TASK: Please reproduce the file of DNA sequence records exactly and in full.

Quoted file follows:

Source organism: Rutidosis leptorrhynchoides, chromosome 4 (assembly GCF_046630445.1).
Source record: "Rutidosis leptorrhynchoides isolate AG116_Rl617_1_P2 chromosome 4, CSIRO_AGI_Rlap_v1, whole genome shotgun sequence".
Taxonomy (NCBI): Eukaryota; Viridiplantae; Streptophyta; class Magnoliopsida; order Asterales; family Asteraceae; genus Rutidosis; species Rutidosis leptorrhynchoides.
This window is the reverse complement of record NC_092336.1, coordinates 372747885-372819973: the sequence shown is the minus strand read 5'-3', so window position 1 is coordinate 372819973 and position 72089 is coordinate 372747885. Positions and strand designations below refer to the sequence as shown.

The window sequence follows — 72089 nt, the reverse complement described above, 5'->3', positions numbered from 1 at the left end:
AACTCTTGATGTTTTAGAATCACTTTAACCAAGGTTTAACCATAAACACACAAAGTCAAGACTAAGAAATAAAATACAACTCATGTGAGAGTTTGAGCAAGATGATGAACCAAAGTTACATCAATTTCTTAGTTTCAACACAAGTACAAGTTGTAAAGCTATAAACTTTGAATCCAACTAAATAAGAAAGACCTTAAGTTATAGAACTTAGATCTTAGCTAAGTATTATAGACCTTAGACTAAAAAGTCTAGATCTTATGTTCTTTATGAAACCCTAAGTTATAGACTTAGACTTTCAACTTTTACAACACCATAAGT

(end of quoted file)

Source organism: Rutidosis leptorrhynchoides, chromosome 4 (assembly GCF_046630445.1).
Source record: "Rutidosis leptorrhynchoides isolate AG116_Rl617_1_P2 chromosome 4, CSIRO_AGI_Rlap_v1, whole genome shotgun sequence".
Taxonomy (NCBI): Eukaryota; Viridiplantae; Streptophyta; class Magnoliopsida; order Asterales; family Asteraceae; genus Rutidosis; species Rutidosis leptorrhynchoides.
This window is the reverse complement of record NC_092336.1, coordinates 372747885-372819973: the sequence shown is the minus strand read 5'-3', so window position 1 is coordinate 372819973 and position 72089 is coordinate 372747885. Positions and strand designations below refer to the sequence as shown.

The window sequence follows — 72089 nt, the reverse complement described above, 5'->3', positions numbered from 1 at the left end:
AACTCTTGATGTTTTAGAATCACTTTAACCAAGGTTTAACCATAAACACACAAAGTCAAGACTAAGAAATAAAATACAACTCATGTGAGAGTTTGAGCAAGATGATGAACCAAAGTTACATCAATTTCTTAGTTTCAACACAAGTACAAGTTGTAAAGCTATAAACTTTGAATCCAACTAAATAAGAAAGACCTTAAGTTATAGAACTTAGATCTTAGCTAAGTATTATAGACCTTAGACTAAAAAGTCTAGATCTTATGTTCTTTATGAAACCCTAAGTTATAGACTTAGACTTTCAACTTTTACAACACCATAAGT